US and Taiwan hold trade talks in a move blasted by China

U.S. trade officials have traveled to Taiwan to kick off four days of negotiations over a proposed trade deal that has drawn opposition from the People's Republic of

China. The meeting between U.S. and Taiwanese negotiators in Taipei – which began Saturday and is scheduled to run through Tuesday – marks the first formal negotiations over

the text of a trade agreement after an initial round of meetings in November. The talks will focus on proposed deals covering anti-corruption standards, trade by small- and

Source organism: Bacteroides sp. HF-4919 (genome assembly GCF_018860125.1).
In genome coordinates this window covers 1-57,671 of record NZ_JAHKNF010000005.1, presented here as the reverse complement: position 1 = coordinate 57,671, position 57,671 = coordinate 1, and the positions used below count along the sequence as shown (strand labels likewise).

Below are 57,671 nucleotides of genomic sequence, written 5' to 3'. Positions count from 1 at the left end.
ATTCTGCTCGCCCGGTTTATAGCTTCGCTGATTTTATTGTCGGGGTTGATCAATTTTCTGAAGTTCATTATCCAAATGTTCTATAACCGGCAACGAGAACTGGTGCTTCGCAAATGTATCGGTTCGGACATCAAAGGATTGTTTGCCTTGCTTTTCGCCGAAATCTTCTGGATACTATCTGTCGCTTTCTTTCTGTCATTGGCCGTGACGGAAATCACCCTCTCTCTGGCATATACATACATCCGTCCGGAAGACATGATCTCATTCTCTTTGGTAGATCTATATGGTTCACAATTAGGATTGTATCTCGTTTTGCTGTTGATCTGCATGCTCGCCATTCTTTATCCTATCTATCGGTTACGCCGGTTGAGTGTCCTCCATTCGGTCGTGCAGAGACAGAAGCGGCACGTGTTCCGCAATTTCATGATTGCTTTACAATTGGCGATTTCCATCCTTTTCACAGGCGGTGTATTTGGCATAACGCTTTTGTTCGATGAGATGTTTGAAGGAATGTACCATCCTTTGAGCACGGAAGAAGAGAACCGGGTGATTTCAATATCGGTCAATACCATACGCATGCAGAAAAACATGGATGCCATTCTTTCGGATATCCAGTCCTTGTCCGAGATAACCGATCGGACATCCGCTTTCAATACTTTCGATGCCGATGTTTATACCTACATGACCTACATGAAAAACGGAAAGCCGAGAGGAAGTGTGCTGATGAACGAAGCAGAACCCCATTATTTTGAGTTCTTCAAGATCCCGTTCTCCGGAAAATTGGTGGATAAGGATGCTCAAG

medium-sized businesses, regulatory practices, and trade facilitation. As the U.S. and Taiwan reach agreements in some of these areas, the two sides may announce standalone

deals on those subjects for what Taiwanese officials called an "early harvest" as momentum builds toward a broader trade agreement. Two areas that have proven more challenging

between the U.S. and Taiwan – agriculture and digital trade – are likely to take longer to negotiate. BLOCKADE OF TAIWAN BY CHINA COULD COST WORLD ECONOMY OVER $2 TRILLION,

REPORT FINDS The potential trade deal between Taiwan and the U.S. has rankled Chinese officials, a spokesman for the Chinese Embassy accused Americans of "wrongdoing" by

even negotiating the deal, the Wall Street Journal reported in November.  "China is always against any country negotiating economic and trade agreements of sovereign

implication or official nature with China’s Taiwan region," the spokesman said.